Inquiry Project: Essential Elements

Your inquiry project: essential elements


  1. You must have a written component of at least 2000 words. The writing should be moderately formal: contractions and “I” are fine as long as you don’t overuse them, but please avoid slang, lolspeak, l33t, textspeak, emoji, etc. unless they are important to the point you’re making (which they may be). You want to build credibility as a serious researcher. That said, serious is not the same as boring or stuffy or stilted or mannered. Boring, stuffy, stilted, mannered writing is no fun to write or read. Your writing should be precise, inviting, vivid, and beautiful, with a sense of pleasure in the style. 1

REMEMBER that the Writing Center is here to help you and will be happy to work with you over multiple drafts. I’ll be happy to offer feedback on a draft as well, of course. More on the required draft soon.

  1. You should use varied and substantive sources, including at least three scholarly sources. I hope you’ve located some of these already, but if you haven’t, it’s not too late:  our librarian, Jenny Stout, can help you, and I can too.
  2. Every source you use should be appropriately documented. It’s a good idea to use one of the major citation formats—MLA, APA, Chicago—but I’m not going to be dogmatic about this requirement (though other professors later on might be—so you might want to practice now). 2 I encourage you to hyperlink frequently to your sources, just as you have to blog posts within the thoughtvectors learning community. A hyperlink is the Web equivalent of a footnote. (You have to be sure your link works for an outside audience as well, not just someone with access to VCU’s library. More on this soon.)
  3. Although there’s an extended written component, the entire inquiry project should be as “webby” and “fantic” as you can make it. The idea here is for your project to have a life on the web that goes far beyond what a typical “term paper” would have. So yes, images and video and audio and even animated gifs are fine and even desirable. Be creative! And remember that you want to build your reader’s trust in your work, so you’ll want to avoid superficiality (though not humor). There is a difference. (See above sentence regarding boring, stuffy, stilted, mannered writing.)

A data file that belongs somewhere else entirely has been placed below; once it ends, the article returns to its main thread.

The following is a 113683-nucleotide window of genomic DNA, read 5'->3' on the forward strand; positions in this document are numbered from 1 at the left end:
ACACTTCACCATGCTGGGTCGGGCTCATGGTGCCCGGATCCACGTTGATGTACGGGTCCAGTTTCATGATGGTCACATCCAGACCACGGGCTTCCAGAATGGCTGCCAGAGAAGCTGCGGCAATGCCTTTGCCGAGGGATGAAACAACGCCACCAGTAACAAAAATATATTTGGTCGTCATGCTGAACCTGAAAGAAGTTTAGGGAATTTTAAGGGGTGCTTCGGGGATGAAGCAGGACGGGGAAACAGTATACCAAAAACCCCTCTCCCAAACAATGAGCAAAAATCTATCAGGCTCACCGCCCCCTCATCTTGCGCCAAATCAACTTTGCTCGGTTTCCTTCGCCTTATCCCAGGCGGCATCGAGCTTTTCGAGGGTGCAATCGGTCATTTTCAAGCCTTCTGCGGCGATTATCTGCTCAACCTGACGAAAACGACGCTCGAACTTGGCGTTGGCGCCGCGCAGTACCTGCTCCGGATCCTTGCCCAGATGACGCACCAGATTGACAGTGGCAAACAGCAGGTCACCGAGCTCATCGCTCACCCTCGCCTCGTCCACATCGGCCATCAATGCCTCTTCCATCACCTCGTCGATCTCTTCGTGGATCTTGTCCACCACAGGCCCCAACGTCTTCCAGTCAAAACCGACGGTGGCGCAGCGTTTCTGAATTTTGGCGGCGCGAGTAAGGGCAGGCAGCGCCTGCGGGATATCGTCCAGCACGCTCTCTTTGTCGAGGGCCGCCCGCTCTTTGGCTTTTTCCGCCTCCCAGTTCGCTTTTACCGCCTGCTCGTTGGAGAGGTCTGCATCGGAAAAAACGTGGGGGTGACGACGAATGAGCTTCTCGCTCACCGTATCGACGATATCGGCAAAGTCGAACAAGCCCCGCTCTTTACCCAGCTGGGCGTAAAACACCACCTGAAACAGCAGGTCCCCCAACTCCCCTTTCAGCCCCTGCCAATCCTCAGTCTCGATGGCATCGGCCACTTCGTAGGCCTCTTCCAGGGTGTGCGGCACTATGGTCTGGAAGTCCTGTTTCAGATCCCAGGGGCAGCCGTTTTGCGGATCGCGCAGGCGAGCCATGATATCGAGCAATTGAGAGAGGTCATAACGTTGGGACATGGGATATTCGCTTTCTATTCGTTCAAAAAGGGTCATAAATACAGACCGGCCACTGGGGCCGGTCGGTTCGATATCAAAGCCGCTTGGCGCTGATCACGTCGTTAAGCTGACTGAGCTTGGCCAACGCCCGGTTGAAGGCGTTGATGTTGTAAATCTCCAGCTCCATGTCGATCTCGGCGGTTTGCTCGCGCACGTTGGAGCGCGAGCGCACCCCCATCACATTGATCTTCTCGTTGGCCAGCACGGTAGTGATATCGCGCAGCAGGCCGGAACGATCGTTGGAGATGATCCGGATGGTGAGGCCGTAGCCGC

4. I’ll be grading your project holistically, which means I’ll be thinking primarily about the overall success of the project first, and the contributions to that success second. In other words, I won’t be grading each component separately, though I will be paying close attention to how you inspire trust. Thoughtful research, creative presentation, careful argumentation, responsible citation, and the kind of writing I advocate in item 1: these are elements that inspire trust and confidence. They will help me understand you as a serious thinker and a diligent, creative inquirer. The closer you get to excellence in all these elements, the closer you get to excellence for the entire project.

AS ALWAYS: if you have questions or concerns, please do not hesitate to contact me.

  1. You should strive to be clear and concise, of course. This video demonstrates an extremely helpful process called “The Paramedic Method” that I’ve used with my students for years with success. (I’m grateful to Richard Lanham for dreaming it up and sharing it freely.) That said, don’t make all your sentences short and declarative. Use metaphor, imagery, and a sense of good rhythm to make make your point. Remember: precise, inviting, vivid, and beautiful, with a sense of pleasure in the style.) 
  2. If you’re on rampages,us, you can make footnotes like this very easily: just active the FD Notes plugin, then follow the directions on the plug-in site. A square bracket, a number and a period, the note, and a closing square bracket. It’s really that simple.